How would you say the hard goods selection helps drive and boost soft goods sales?
Great question. This is sort of the whole basis of our business model. Just hopefully getting the core surfers in here and getting product in here that is different from big retailers like Macy's, Tilly's, etc. We want the core surfers to come in and see core specific products or stuff not available in the malls so they buy the products here.
Have you seen any recent changes in your biggest product categories?
No huge differences. I think the classic short board is making a comeback. For a while it was everything was as funky as you could make it. From a heel fin to a chopped nose or tail, it was getting crazy. I think it is making a little comeback to more of a classic short board design like a thruster or quad set. Everything is going shorter and wider on the board aspect of it.
What are some of the brands or products that you think help bring in the core surf customers?
I think having a large selection of surfboard fins, traction pads and leashes help. Of course the large selection of surf boards. I think those are the only things that help bring in the core surfers.
Are there any brands you carry that have gained a lot of traction and popularity recently?
Yeah, I think the stand out brand for our shop is Salty Crew. It is pretty crazy. I was just looking at a report yesterday and there is like a 65% sell-through on their inventory-that is huge. The numbers they are showing for the rack space that they have is very impressive. Between them and Captain Fin, both of those brands have sort of exploded out of nowhere. Depactus and Roark are making a pretty good push as well.
What brands or products are customers visiting the shop asking for?
The hybrid walk shorts are really popular. I think people are actually coming into the store trying to find some Salty Crew stuff especially with how popular fishing is right now. The amazing fishing season the past 12 months has everyone stoked on the fishing stuff. Salty Crew has some pretty unique products aimed at that audience. Their board shorts have technical features like plier pockets while still offering style and fashion.
Last time we visited you were trying to push your private label products. Has anything changed within your private label sales?
We've seen pretty good growth in private label. We've expanded our in-store display. We are working on a photo series that we've been doing for about the last year now. Been teaming up with local photographers for designs. We have a direct to garment printer so we do everything in house. Super low cost, we have a pretty good margin on those products. They've been selling really well.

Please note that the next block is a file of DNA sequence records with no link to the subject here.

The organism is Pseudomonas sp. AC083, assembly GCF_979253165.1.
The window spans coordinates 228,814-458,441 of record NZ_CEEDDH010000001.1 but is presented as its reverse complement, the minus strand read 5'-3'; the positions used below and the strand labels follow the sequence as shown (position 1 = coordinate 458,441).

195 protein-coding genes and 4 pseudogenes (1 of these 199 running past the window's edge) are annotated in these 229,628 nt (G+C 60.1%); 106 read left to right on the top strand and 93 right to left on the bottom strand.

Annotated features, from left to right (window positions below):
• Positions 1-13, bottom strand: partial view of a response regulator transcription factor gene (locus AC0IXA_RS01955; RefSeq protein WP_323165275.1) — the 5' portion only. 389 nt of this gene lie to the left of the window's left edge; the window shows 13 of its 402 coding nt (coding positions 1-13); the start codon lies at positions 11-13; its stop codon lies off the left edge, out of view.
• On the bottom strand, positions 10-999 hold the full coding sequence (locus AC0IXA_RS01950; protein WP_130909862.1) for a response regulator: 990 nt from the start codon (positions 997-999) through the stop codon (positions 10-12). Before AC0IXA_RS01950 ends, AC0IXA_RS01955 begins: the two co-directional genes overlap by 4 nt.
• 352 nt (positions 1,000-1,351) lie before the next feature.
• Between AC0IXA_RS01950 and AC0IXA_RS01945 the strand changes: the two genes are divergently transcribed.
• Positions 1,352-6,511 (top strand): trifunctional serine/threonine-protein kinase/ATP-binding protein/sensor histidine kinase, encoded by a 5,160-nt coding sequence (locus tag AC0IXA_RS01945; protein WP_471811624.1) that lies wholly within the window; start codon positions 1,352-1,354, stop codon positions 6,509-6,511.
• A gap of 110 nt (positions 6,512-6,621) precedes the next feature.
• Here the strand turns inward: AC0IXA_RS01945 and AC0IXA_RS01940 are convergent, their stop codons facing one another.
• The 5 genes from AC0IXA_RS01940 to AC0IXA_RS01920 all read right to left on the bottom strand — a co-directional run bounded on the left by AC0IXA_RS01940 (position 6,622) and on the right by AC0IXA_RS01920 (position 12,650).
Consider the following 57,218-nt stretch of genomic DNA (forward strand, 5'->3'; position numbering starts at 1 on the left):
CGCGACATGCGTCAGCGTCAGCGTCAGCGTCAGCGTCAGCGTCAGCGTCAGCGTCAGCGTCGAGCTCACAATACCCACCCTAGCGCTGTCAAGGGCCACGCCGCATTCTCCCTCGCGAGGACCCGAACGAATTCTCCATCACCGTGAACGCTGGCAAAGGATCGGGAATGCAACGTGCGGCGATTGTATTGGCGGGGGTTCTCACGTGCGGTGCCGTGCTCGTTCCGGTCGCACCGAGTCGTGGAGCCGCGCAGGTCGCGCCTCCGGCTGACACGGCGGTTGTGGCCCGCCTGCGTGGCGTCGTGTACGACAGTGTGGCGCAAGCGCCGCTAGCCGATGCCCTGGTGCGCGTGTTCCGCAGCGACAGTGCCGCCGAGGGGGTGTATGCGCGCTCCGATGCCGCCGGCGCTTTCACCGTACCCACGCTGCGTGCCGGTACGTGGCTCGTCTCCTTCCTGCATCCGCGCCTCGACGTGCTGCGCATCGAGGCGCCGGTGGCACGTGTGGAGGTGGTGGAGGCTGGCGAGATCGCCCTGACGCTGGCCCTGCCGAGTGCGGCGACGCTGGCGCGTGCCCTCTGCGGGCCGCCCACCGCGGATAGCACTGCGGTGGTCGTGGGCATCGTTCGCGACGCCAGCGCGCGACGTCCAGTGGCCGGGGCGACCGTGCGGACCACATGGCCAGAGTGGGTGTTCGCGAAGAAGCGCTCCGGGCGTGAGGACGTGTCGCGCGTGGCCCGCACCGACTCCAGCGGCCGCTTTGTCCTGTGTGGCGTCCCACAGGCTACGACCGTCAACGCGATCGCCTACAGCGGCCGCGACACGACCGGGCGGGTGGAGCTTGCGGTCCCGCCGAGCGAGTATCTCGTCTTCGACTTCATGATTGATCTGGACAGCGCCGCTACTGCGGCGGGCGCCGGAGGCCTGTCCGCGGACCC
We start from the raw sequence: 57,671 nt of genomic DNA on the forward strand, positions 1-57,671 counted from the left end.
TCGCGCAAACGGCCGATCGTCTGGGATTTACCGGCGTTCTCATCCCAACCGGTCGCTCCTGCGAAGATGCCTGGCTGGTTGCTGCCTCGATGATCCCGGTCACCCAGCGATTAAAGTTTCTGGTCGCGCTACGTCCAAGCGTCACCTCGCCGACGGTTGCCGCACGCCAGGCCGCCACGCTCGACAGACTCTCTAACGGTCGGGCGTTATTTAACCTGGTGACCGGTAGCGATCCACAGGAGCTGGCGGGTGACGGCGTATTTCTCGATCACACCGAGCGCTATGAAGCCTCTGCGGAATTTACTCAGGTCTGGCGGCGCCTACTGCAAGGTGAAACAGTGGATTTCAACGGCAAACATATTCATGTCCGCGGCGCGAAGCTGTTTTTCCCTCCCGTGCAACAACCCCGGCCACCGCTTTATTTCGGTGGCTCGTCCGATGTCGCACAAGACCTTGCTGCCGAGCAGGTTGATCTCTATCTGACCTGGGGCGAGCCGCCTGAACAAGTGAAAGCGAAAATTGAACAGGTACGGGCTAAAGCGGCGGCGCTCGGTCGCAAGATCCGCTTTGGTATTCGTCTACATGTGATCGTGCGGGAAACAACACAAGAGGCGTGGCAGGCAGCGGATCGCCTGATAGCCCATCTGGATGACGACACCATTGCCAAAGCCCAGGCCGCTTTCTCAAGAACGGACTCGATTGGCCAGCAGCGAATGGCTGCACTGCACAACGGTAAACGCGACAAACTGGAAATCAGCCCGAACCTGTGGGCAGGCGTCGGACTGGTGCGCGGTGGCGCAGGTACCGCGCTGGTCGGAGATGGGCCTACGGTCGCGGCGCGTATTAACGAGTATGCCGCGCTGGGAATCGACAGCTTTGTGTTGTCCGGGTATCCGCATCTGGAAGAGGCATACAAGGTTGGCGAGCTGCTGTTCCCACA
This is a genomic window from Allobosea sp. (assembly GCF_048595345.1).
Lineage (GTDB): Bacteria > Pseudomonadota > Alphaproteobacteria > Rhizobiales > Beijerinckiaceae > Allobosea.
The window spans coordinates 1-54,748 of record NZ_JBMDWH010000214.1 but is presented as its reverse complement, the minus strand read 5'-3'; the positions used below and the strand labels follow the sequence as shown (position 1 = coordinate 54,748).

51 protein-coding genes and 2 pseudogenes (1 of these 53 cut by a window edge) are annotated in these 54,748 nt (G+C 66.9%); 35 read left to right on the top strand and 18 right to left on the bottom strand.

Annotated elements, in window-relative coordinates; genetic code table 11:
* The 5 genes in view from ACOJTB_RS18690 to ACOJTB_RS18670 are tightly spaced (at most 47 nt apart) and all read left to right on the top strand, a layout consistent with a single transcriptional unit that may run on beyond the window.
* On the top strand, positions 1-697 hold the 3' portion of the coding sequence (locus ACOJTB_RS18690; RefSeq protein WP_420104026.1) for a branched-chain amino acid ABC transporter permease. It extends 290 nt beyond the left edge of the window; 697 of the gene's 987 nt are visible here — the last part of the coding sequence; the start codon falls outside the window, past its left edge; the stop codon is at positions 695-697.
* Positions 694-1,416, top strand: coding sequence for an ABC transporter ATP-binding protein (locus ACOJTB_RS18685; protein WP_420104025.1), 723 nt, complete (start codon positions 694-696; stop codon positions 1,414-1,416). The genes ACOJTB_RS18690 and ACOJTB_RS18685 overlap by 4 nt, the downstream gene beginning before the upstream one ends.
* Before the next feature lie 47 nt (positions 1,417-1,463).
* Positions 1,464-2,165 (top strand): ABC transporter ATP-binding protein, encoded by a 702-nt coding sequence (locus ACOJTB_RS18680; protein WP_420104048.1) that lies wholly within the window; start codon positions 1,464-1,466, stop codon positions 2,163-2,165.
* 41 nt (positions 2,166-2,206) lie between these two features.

What are you doing to improve sales in your private label? Has it been expanding the product selection or improving the current styles and designs?
I think it is just having a wider selection of tee shirts. Pretty much all we sell is tee shirts and hats. Shorts and stuff are just too much to get into. But I think having a wider variety of tee shirts and having the printing capability in house is really awesome. We can literally come up with an idea for a shirt, print it, and have a whole size run on the floor within a day.
Do you let customers know that your private label stuff is made in house?
I haven't but that's a pretty good idea actually. Our next step is to make little hang tags that will talk about the photographer and the product. We use high quality, American Apparel blanks, its printed in Oceanside in house.
Do you think that helps build the brand presence or gives a personality to the shop, building your private label?
Yeah for sure. Especially with the photography aspect of it, we can have fun pictures, serious pictures, really cool adventure pictures, or a landscape from the last surf trip we did. People can see we really are surfers and we went on a surf trip. I think that definetly helps show the personality of the shop and brand.
Do you have a shop team? If so, what are some recent accomplishments?